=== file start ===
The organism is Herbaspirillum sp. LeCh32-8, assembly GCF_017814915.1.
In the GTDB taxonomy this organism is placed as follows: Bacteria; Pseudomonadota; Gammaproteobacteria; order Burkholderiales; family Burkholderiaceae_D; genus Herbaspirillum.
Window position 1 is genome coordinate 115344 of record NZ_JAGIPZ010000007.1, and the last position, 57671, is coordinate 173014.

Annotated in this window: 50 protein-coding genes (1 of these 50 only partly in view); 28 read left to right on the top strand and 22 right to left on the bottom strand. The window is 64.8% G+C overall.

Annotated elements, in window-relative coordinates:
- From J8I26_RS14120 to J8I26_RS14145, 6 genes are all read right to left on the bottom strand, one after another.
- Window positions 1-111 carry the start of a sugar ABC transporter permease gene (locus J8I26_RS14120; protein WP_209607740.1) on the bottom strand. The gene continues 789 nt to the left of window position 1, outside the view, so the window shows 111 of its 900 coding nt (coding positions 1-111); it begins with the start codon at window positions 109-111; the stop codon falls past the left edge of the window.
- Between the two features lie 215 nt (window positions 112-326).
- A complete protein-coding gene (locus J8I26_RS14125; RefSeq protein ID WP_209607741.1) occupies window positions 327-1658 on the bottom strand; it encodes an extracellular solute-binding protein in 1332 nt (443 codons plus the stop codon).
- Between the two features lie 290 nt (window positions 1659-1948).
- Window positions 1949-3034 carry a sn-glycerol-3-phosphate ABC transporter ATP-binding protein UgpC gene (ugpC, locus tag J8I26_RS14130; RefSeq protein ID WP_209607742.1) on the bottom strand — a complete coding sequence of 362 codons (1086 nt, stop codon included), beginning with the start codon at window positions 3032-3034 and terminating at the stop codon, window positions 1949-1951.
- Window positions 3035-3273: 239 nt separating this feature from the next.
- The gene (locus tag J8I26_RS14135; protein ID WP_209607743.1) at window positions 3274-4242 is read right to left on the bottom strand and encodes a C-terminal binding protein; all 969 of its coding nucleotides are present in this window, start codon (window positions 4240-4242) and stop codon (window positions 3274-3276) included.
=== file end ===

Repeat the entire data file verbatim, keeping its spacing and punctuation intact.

The organism is Herbaspirillum sp. LeCh32-8, assembly GCF_017814915.1.
In the GTDB taxonomy this organism is placed as follows: Bacteria; Pseudomonadota; Gammaproteobacteria; order Burkholderiales; family Burkholderiaceae_D; genus Herbaspirillum.
Window position 1 is genome coordinate 115344 of record NZ_JAGIPZ010000007.1, and the last position, 57671, is coordinate 173014.

Annotated in this window: 50 protein-coding genes (1 of these 50 only partly in view); 28 read left to right on the top strand and 22 right to left on the bottom strand. The window is 64.8% G+C overall.

Annotated elements, in window-relative coordinates:
- From J8I26_RS14120 to J8I26_RS14145, 6 genes are all read right to left on the bottom strand, one after another.
- Window positions 1-111 carry the start of a sugar ABC transporter permease gene (locus J8I26_RS14120; protein WP_209607740.1) on the bottom strand. The gene continues 789 nt to the left of window position 1, outside the view, so the window shows 111 of its 900 coding nt (coding positions 1-111); it begins with the start codon at window positions 109-111; the stop codon falls past the left edge of the window.
- Between the two features lie 215 nt (window positions 112-326).
- A complete protein-coding gene (locus J8I26_RS14125; RefSeq protein ID WP_209607741.1) occupies window positions 327-1658 on the bottom strand; it encodes an extracellular solute-binding protein in 1332 nt (443 codons plus the stop codon).
- Between the two features lie 290 nt (window positions 1659-1948).
- Window positions 1949-3034 carry a sn-glycerol-3-phosphate ABC transporter ATP-binding protein UgpC gene (ugpC, locus tag J8I26_RS14130; RefSeq protein ID WP_209607742.1) on the bottom strand — a complete coding sequence of 362 codons (1086 nt, stop codon included), beginning with the start codon at window positions 3032-3034 and terminating at the stop codon, window positions 1949-1951.
- Window positions 3035-3273: 239 nt separating this feature from the next.
- The gene (locus tag J8I26_RS14135; protein ID WP_209607743.1) at window positions 3274-4242 is read right to left on the bottom strand and encodes a C-terminal binding protein; all 969 of its coding nucleotides are present in this window, start codon (window positions 4240-4242) and stop codon (window positions 3274-3276) included.